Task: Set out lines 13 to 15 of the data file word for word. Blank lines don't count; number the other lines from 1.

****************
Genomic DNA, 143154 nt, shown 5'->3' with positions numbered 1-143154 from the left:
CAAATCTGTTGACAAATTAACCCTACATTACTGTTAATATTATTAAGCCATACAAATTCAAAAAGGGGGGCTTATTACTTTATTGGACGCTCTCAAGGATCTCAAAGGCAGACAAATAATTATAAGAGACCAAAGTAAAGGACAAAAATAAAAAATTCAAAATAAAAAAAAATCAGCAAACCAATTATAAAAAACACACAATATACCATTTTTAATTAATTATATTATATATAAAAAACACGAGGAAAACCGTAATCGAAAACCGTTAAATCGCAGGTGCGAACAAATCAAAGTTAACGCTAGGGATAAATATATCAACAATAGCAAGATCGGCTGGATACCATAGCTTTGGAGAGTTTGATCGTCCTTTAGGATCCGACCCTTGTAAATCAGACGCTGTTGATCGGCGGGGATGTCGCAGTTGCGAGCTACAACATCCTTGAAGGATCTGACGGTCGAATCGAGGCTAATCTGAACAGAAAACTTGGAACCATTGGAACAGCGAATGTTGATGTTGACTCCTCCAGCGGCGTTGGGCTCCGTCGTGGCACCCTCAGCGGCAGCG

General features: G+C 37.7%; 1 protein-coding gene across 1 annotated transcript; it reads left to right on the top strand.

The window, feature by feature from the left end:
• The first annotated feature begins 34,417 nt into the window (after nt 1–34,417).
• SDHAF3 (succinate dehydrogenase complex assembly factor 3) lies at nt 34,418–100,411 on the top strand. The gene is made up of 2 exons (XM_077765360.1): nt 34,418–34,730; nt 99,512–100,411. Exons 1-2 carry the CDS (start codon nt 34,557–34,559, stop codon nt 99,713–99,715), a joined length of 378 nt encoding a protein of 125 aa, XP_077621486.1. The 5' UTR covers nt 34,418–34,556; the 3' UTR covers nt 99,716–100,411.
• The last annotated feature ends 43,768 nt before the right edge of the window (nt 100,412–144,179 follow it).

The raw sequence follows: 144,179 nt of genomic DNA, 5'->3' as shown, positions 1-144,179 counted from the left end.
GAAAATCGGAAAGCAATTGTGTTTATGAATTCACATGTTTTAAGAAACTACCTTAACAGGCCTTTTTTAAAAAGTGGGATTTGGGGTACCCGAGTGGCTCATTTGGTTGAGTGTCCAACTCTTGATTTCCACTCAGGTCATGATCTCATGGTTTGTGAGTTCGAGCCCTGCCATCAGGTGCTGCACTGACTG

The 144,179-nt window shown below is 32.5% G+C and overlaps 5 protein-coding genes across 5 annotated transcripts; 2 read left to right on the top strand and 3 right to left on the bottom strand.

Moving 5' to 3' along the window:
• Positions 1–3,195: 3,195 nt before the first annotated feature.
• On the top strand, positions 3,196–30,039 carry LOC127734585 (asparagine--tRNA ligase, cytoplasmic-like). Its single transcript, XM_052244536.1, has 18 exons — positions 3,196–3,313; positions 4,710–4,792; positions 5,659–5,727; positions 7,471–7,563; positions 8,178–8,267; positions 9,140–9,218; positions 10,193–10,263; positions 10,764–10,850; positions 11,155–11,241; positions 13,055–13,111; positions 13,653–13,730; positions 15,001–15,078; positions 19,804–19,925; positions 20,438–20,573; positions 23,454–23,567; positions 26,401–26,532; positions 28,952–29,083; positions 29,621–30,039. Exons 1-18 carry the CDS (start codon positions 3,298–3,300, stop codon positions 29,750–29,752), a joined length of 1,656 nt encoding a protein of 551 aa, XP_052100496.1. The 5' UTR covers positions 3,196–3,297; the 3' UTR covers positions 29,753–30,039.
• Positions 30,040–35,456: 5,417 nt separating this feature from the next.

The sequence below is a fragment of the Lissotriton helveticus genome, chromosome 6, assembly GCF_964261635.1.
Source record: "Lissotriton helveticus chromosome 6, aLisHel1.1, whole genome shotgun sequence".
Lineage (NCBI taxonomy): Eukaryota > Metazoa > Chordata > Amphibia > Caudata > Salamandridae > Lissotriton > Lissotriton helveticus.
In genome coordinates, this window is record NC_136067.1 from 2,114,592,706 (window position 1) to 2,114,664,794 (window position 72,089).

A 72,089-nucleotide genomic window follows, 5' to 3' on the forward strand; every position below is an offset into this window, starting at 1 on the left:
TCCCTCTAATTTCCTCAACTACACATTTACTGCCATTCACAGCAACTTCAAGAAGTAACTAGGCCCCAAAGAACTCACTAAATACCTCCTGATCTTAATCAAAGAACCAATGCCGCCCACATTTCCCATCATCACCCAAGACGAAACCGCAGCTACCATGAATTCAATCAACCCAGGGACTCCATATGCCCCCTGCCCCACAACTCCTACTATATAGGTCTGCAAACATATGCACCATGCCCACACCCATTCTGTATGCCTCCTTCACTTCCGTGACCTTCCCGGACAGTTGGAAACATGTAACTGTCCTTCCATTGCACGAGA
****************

• On the top strand, positions 3,196–30,039 carry LOC127734585 (asparagine--tRNA ligase, cytoplasmic-like). Its single transcript, XM_052244536.1, has 18 exons — positions 3,196–3,313; positions 4,710–4,792; positions 5,659–5,727; positions 7,471–7,563; positions 8,178–8,267; positions 9,140–9,218; positions 10,193–10,263; positions 10,764–10,850; positions 11,155–11,241; positions 13,055–13,111; positions 13,653–13,730; positions 15,001–15,078; positions 19,804–19,925; positions 20,438–20,573; positions 23,454–23,567; positions 26,401–26,532; positions 28,952–29,083; positions 29,621–30,039. Exons 1-18 carry the CDS (start codon positions 3,298–3,300, stop codon positions 29,750–29,752), a joined length of 1,656 nt encoding a protein of 551 aa, XP_052100496.1. The 5' UTR covers positions 3,196–3,297; the 3' UTR covers positions 29,753–30,039.
• Positions 30,040–35,456: 5,417 nt separating this feature from the next.

The sequence below is a fragment of the Lissotriton helveticus genome, chromosome 6, assembly GCF_964261635.1.